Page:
Module 1: Blogs

Welcome to Module 1!

Week 1 is your Introduction to this project, and therefore we’re exploring blogs. You are currently reading a blog, and this blog will serve as the online home of our professional development project.

Here are your tasks for the next two weeks. Details follow.

1) Register for a WordPress account

2) Learn about blogging

3) Choose two of the following three tools to explore

4) Comment on this post regarding one of those tools

Step 1: Registering for a WordPress account

Register. This account will allow you to comment on these blog posts. You may also want to use your WordPress blog later on, either as an individual blog or as a place to share with your students.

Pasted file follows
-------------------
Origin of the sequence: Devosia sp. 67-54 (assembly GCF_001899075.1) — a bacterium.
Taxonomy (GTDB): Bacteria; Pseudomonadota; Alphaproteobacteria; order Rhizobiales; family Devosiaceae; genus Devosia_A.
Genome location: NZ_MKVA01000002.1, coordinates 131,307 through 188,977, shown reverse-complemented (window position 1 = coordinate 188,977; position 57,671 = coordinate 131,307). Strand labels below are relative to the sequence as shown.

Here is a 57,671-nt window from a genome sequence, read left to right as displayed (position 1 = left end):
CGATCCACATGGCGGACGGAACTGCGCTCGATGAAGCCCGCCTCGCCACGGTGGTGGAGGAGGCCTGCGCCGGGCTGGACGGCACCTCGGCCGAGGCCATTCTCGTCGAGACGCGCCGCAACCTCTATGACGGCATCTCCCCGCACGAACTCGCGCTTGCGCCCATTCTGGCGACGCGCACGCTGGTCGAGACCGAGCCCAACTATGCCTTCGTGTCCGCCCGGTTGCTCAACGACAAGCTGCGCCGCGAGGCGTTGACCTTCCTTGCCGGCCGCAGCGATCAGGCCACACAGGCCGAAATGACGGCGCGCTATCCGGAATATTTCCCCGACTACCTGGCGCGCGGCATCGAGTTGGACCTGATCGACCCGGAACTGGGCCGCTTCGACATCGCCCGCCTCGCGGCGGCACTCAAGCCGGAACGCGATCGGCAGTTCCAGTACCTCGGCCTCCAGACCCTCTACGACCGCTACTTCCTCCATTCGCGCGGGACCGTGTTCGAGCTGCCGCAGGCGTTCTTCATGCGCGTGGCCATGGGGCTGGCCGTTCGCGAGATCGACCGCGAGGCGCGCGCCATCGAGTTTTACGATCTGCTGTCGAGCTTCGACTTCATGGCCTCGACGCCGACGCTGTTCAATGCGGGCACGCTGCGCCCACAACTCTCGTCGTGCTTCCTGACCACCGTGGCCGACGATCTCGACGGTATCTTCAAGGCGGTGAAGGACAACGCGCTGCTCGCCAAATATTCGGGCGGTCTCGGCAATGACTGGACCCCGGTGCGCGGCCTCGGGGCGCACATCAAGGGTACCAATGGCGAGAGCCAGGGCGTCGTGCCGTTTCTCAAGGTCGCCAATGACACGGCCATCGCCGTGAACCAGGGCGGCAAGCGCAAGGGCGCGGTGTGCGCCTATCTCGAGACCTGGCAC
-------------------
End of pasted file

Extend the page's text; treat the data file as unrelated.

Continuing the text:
wordpress

click image to enlarge

Step 2: What is blogging? 

Watch this video, Blogs in Plain English

Using blogs in the classroom

Check out the following blogs for examples of how some teachers are using this tool in the classroom.

Step 3: Choose two of the following three tools to explore

Register for one additional account (since you already registered for WordPress).

Here are some ideas for exploring the blogs you choose. You do not need to do all of these things, but do try to spend at least 30 minutes exploring each blogging platform.

  • Write a sample blog post on the WordPress blog that you set up when you created your account. You might write about something you heard about in the news that you think your students would like to discuss,  a thought about the book you’re reading in class, or a reflection on a recent project that your students worked on
  • Play around with the theme of your blog
  • Look at the blog’s settings